PETA Fundraises Big Bucks On Stopping Cruel Primate Testing, But Hasn’t Had a Win in Years


The deceptively named People for the Ethical Treatment of Animals have been raising money on promises of stopping cruel laboratory testing conducted on primates for ages, even though they haven’t had a win in that area for six years.

Now, the organization has a major egg on their face as the US is not only refusing to stop, but is boosting funding for research monkeys in the wake of COVID.

PETA’s last win regarding tests on primates was all the way back in 2015, when an expose on the National Institutes of Health ended more than 50 years of infant-monkey maternal-separation studies.

Currently, the US government is buying up monkeys for animal testing in record numbers to offset an ongoing shortage of these animals after so many were used in experiments testing COVID-19 vaccines. Unfortunately, PETA sure as heck isn’t stopping them — as they are apparently too busy targeting exotic animal owners.

“To make room for more monkeys, the US National Institutes of Health (NIH) has invested about US$29 million over the past two years in refurbishing housing, building outdoor enclosures and making other infrastructure improvements at the US National Primate Research Centers (NPRCs), which it funds. The agency is expecting to spend another $7.5 million or so by October. And US President Joe Biden’s administration has proposed investing even more: citing the pandemic, it suggests a 27% increase in funding for the NPRCs in its budget request for fiscal year 2022. If approved by Congress, that would add $30 million for the centres,” Nature.com reported last month.

The NIH is making excuses for purchasing the primates by saying that they need to be prepared in case there is another pandemic three years from now.

“We have been making investments to bring the levels up and to plan for the future,” James Anderson, director of the NIH Division of Program Coordination, Planning, and Strategic Initiatives in Bethesda, Maryland told Nature.com. “What happens if [a pandemic] happens again, with another virus in three years? We want to be ready for that.”

Despite PETA having exactly zero wins on the monkey vivisection front since 2015, perhaps because they are distracted with killing animals that are dropped off at their Virginia shelter, they are using the plight of these poor primates for fundraising.

When you sign any primate-testing related petition, or use their form to send a letter complaining to a relevant party, the website immediately prompts you to give them money on the seemingly false premise that donating will help end the practice.

On Friday, it was also revealed that PETA received $2.6 million from the taxpayer funded COVID Paycheck Protection Program (PPP) — and nearly $2 million of that loan was forgiven in June.

PETA’s total revenue in 2020 was $66,277,867, according to financial records posted on their website — hardly making them one of the small businesses that these loans were intended for.

PPP loans over $2 million were being audited and borrowers were asked to justify the reasons that they needed so much. Interestingly, in late July 2020, PETA partially paid back their loan, which brought the total of their loan to just under $2 million.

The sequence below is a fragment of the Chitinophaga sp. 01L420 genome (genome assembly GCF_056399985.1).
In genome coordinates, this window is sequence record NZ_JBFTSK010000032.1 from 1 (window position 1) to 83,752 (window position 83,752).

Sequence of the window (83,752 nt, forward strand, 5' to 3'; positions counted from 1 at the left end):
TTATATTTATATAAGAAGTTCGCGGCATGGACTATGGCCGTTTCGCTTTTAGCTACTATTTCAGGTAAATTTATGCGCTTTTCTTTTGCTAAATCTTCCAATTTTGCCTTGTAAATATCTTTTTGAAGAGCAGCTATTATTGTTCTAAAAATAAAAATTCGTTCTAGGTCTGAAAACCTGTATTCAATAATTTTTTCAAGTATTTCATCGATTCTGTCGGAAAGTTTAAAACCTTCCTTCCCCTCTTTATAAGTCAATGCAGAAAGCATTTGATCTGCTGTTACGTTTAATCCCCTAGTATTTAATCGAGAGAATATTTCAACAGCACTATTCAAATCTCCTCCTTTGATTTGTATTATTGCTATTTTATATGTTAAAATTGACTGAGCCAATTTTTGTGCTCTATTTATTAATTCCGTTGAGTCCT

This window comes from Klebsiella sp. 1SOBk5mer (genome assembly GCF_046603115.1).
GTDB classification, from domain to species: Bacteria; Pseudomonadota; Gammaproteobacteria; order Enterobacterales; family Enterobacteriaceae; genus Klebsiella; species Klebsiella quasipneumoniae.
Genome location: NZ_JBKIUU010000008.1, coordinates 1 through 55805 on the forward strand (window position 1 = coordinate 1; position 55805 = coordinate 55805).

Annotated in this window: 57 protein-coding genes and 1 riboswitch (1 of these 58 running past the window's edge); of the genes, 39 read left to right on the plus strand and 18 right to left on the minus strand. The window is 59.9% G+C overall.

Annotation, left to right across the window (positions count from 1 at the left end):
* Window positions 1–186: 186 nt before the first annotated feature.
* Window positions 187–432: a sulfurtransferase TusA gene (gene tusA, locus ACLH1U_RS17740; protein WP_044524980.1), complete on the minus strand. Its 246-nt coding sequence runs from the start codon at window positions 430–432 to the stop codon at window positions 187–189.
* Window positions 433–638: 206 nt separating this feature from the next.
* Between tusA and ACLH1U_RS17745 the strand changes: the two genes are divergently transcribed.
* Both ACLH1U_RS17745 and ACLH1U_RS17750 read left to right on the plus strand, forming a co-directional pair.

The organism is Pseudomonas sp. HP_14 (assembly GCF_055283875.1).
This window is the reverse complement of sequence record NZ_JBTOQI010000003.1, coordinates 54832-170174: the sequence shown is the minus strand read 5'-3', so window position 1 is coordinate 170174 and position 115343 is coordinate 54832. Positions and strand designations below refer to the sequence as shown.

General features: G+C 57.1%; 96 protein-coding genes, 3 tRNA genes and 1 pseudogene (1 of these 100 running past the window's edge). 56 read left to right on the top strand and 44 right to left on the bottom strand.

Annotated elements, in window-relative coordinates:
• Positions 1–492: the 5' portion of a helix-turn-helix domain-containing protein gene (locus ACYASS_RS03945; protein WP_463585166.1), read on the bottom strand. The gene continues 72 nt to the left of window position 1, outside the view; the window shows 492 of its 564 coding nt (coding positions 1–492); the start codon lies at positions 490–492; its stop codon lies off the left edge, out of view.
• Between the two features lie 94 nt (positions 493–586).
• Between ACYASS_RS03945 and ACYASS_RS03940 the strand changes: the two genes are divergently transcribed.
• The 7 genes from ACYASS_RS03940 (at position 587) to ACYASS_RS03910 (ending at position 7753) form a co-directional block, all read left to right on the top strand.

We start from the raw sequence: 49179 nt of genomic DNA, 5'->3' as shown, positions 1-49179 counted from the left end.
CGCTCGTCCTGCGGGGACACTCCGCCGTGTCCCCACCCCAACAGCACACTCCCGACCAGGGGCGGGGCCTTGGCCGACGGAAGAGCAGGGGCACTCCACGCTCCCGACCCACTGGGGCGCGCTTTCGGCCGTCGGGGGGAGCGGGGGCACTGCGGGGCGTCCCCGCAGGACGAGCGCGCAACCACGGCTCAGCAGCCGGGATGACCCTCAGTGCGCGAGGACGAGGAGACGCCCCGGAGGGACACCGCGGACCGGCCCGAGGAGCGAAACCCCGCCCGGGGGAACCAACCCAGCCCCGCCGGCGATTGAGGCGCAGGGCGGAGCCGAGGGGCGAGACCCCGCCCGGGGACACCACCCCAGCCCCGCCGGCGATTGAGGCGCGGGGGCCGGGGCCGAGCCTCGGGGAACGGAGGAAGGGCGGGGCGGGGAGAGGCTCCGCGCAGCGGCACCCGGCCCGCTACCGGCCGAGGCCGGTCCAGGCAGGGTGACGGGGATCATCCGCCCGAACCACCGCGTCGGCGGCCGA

The $1,905,465 balance that they owed was forgiven on June 11, 2021.

*For corrections please email corrections@timcast.com*

4 responses to “PETA Fundraises Big Bucks On Stopping Cruel Primate Testing, But Hasn’t Had a Win in Years”

  1. LiveFree says:

    informative piece, way too much editorializing. I forgave the “deceptively named” comment in the title because I partially agree with it. You lost me at “sure as heck” and I had to push through reading the rest of the article to get the content. I love Cassandra’s passion, but I can’t share this with people who might disagree with her and expect the information be taken seriously.

  2. TheBestChrisEver says:

    Hi Ms Fairbanks (and Tim),

    In 2021, I’ve introduced bipartisan legislative bills in multiple states. I’ve got a time-sensitive idea that you and Tim might like. What’s the quickest way to get in touch with one of you?

  3. Faust says:

    The article is very interesting and informative. I think Cassandra doesnan amazing job. However, as the other comment has also said the editorializing in this piece is too much considering that this website is supposed to be against mixing opinion and factual news.

    Also, I remember Michael Malice said Cassandra wanted to buy a monkey. Seems like PETA is making her life impossible haha

  4. UppityG says:

    I appreciate Fairbanks’ passion on this subject, I consider animal testing to be a waste of time and money, over and above the naked cruelty of it. I cannot make my govt stop demanding it as a way to cover pharma’s ass against lawsuits for negligence. Back in the day, when we didn’t have humongous global tech companies wielding gigantic sums of bribery at our electeds, calling, writing or tweeting them still mattered to them. It is simply no longer true. Unless I’m Alphabet or Amazon, I am meaningless. Animals even more so.

    While I’m glad for the fresh info in this article, it is quite laced with framing and editorializing. If I may be so bold as to suggest an alternative filing? This, less the personal bias and coloring, but with a link to an Op-Ed by Fairbanks offering more of her insights and PeTA’s sordid background.